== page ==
Biden, lawmakers talks on debt to resume Tuesday
WASHINGTON (Reuters) - Vital negotiations to lift the $14.3 trillion U.S. debt ceiling will resume next week, the White House said on Friday, after other visible efforts among lawmakers to strike a deal bogged down and were suspended.
Vice President Joe Biden will hold the third round of talks with senior Democratic and Republican lawmakers on Tuesday, under scrutiny from investors worried that failure to lift the borrowing limit could trigger a damaging debt default.
"He looks forward to those negotiations continuing. They've been constructive and productive so far, and we hope that continues to be the case," White House press secretary Jay Carney told reporters.
The United States bumped up against the congressionally mandated $14.3 trillion borrowing ceiling on May 16, but has been able to keep functioning and avoid a default through special accounting measures.
However, the administration warns this room for maneuver will run out on August 2, at which point the United States risks starting to default on its debt obligations.
Biden's talks are now the only visible discussions still taking place around Washington to craft measures to cut the U.S. deficit and win enough Republican votes in Congress to lift the debt limit.
Talks among a bipartisan "gang" of six senators stalled this week when Republican Senator Tom Coburn from Oklahoma departed.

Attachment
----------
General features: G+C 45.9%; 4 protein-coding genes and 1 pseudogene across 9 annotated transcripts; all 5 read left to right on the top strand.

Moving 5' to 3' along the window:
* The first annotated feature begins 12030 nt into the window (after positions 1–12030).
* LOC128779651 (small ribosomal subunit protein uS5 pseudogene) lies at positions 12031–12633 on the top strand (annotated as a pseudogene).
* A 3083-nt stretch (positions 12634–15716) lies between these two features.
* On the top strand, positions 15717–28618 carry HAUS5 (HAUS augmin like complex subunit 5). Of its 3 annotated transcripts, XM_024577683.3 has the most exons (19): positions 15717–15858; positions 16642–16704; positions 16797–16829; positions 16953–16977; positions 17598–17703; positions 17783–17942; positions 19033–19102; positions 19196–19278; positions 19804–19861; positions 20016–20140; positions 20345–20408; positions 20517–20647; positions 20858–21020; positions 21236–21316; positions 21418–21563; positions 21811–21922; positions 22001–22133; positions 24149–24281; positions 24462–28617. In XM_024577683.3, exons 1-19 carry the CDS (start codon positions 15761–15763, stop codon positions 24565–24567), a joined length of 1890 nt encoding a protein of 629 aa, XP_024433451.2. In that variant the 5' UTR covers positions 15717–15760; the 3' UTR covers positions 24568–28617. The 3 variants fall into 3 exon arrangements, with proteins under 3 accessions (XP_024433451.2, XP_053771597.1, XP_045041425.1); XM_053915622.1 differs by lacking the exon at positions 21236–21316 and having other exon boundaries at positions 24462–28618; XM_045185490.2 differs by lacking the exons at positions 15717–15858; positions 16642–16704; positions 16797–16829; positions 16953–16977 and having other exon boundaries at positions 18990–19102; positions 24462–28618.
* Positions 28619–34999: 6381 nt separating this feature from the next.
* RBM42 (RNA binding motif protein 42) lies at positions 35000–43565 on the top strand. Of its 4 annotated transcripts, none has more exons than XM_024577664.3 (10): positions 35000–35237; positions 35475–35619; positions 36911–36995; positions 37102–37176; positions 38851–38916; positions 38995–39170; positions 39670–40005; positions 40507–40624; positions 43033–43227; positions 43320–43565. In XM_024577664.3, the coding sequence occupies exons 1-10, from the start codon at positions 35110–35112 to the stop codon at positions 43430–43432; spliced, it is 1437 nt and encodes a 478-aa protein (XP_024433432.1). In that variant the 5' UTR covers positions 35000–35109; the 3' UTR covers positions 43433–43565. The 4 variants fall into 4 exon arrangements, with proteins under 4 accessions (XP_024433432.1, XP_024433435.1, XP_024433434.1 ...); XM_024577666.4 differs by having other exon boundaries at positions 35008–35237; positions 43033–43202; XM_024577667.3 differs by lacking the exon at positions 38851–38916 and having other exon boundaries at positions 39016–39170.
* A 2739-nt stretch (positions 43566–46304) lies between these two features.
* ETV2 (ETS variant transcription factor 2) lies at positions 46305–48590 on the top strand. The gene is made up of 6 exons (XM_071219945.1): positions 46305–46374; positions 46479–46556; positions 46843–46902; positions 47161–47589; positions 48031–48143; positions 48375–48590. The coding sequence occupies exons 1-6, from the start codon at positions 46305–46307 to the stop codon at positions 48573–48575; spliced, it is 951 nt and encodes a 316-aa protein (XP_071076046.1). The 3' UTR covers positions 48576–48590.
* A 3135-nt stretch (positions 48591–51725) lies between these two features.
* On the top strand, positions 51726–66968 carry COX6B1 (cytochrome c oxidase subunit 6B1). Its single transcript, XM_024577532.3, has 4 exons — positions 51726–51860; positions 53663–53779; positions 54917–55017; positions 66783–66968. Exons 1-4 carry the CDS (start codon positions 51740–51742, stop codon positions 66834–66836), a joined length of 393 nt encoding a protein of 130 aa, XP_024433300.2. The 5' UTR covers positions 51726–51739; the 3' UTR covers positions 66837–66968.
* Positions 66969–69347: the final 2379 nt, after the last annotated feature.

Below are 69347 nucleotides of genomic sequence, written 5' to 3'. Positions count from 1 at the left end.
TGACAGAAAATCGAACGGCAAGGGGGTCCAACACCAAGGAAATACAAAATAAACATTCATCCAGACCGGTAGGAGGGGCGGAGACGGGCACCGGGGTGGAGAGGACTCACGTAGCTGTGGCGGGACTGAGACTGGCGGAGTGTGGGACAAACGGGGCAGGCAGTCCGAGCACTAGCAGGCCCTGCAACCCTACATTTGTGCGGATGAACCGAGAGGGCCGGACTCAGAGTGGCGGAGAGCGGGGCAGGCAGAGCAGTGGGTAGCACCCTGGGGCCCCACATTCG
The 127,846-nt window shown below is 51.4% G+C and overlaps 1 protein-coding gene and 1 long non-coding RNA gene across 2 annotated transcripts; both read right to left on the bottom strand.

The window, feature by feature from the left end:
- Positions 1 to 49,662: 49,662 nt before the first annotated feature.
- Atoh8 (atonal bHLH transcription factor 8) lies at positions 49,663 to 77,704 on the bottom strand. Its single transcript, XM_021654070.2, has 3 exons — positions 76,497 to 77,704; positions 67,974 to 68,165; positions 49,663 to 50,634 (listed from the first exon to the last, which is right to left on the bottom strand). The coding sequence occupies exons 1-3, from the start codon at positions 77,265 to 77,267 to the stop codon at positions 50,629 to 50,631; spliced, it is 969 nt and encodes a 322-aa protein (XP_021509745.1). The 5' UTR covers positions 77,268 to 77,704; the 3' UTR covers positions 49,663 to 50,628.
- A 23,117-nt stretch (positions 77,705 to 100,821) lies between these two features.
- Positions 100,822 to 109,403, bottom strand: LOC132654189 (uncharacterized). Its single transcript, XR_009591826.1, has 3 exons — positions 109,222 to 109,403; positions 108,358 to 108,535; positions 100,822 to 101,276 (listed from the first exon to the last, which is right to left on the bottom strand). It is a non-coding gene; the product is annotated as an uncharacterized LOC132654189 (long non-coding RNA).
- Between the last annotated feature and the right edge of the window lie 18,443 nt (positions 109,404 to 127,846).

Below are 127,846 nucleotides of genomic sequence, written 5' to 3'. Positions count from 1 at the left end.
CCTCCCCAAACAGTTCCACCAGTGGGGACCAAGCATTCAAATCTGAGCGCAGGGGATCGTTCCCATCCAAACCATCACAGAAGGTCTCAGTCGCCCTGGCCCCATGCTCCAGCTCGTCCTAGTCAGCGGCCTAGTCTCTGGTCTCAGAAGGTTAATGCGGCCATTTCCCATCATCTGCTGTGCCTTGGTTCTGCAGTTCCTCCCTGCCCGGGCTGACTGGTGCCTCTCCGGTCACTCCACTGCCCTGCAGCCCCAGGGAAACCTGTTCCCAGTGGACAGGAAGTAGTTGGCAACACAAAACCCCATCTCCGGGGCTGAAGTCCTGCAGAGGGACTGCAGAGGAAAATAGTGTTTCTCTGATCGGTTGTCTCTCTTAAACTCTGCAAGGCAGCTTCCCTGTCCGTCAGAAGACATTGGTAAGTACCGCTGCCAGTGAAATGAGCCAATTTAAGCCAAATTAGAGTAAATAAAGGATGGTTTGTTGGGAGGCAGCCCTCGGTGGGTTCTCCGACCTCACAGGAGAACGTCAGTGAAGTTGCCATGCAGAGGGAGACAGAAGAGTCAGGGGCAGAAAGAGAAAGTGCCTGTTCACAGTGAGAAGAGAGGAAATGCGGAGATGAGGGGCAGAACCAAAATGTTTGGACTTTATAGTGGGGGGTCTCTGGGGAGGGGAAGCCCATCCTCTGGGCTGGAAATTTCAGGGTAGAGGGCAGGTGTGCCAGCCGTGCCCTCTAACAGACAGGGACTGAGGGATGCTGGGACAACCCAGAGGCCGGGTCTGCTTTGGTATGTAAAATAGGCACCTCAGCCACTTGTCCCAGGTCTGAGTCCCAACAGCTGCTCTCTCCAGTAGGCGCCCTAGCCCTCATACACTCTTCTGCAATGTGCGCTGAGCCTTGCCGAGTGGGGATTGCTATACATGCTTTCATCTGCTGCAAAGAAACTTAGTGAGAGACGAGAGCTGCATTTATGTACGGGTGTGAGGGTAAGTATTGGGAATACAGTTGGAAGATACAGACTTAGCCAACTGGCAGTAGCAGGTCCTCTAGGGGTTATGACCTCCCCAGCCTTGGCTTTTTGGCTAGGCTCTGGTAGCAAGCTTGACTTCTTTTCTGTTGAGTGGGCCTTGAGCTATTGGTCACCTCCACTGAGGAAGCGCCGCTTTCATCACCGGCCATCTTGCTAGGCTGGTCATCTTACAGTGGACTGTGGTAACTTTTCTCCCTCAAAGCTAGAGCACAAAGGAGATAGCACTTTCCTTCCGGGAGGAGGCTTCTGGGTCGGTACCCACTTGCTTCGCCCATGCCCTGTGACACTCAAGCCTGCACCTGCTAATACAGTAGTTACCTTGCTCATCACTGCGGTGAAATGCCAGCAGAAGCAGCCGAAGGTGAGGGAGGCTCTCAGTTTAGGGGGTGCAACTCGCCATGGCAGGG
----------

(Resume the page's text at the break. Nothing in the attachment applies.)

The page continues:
On Thursday the Democratic-controlled Senate put its annual budget process on hold to allow the Biden talks to take the lead on working out a compromise between Republicans, who want deep spending cuts, and Democrats, who want tax-raising revenues to play a role in curbing the deficit.
Carney said the Biden-led talks "will be the vehicle for an agreement, we're optimistic about that, but obviously there have been a lot of important contributions from others not actually in the room."
A White House official said the talks would be held on Tuesday afternoon on Capitol Hill.
House of Representatives Speaker John Boehner, the top Republican in Congress, says spending cuts must exceed any increase in the debt ceiling.
This sets a high bar to win his support. The United States borrows roughly $125 billion each month and the U.S. Treasury sees a $2 trillion increase in the debt ceiling needed to last through the November 2012 elections.
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